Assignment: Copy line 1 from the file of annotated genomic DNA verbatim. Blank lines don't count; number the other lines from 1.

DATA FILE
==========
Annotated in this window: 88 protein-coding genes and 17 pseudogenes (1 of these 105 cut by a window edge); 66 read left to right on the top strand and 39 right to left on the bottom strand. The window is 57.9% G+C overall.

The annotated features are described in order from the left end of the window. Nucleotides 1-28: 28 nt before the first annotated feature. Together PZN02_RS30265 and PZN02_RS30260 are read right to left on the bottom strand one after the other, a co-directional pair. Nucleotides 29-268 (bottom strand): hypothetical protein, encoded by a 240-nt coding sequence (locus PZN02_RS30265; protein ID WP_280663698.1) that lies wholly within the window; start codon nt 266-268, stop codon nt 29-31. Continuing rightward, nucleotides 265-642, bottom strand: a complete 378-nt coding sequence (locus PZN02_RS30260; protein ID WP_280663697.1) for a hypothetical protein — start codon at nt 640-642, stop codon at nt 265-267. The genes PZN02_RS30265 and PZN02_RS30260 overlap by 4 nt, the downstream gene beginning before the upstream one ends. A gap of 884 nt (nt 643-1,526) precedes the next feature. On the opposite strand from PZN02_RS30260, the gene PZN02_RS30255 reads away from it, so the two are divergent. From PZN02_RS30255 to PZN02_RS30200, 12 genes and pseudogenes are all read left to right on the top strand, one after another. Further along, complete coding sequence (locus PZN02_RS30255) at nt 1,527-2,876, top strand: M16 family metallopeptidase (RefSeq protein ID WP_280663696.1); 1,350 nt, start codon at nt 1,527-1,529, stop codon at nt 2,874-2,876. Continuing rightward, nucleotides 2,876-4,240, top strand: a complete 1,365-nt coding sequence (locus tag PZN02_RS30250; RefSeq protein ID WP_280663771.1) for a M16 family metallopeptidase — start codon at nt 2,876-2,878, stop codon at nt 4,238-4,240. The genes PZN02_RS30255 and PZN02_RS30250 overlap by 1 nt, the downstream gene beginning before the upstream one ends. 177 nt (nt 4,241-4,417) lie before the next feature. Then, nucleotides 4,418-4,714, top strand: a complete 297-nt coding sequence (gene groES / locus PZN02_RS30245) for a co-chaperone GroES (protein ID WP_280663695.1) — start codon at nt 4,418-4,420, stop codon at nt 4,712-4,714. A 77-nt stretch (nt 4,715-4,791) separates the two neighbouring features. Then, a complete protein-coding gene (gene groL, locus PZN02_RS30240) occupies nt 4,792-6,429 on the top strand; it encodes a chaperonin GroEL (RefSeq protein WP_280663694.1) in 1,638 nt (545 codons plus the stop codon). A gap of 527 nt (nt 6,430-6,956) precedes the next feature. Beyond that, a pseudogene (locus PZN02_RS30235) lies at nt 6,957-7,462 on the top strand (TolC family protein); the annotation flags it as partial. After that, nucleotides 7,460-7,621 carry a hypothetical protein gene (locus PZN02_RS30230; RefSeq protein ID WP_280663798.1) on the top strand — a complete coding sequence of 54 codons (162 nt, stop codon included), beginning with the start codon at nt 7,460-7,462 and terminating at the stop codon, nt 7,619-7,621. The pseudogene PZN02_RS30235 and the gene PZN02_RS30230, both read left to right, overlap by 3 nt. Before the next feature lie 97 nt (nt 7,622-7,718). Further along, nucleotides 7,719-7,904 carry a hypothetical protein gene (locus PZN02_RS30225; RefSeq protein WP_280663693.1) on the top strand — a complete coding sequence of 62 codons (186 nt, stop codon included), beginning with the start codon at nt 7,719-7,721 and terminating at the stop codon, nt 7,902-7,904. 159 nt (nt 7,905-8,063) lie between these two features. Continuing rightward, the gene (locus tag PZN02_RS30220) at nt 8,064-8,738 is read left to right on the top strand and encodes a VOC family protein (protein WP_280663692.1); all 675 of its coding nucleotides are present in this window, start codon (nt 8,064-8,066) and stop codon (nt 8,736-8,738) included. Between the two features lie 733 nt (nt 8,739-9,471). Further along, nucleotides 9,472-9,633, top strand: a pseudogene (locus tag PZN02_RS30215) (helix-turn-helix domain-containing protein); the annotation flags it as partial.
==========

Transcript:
Annotated in this window: 88 protein-coding genes and 17 pseudogenes (1 of these 105 cut by a window edge); 66 read left to right on the top strand and 39 right to left on the bottom strand. The window is 57.9% G+C overall.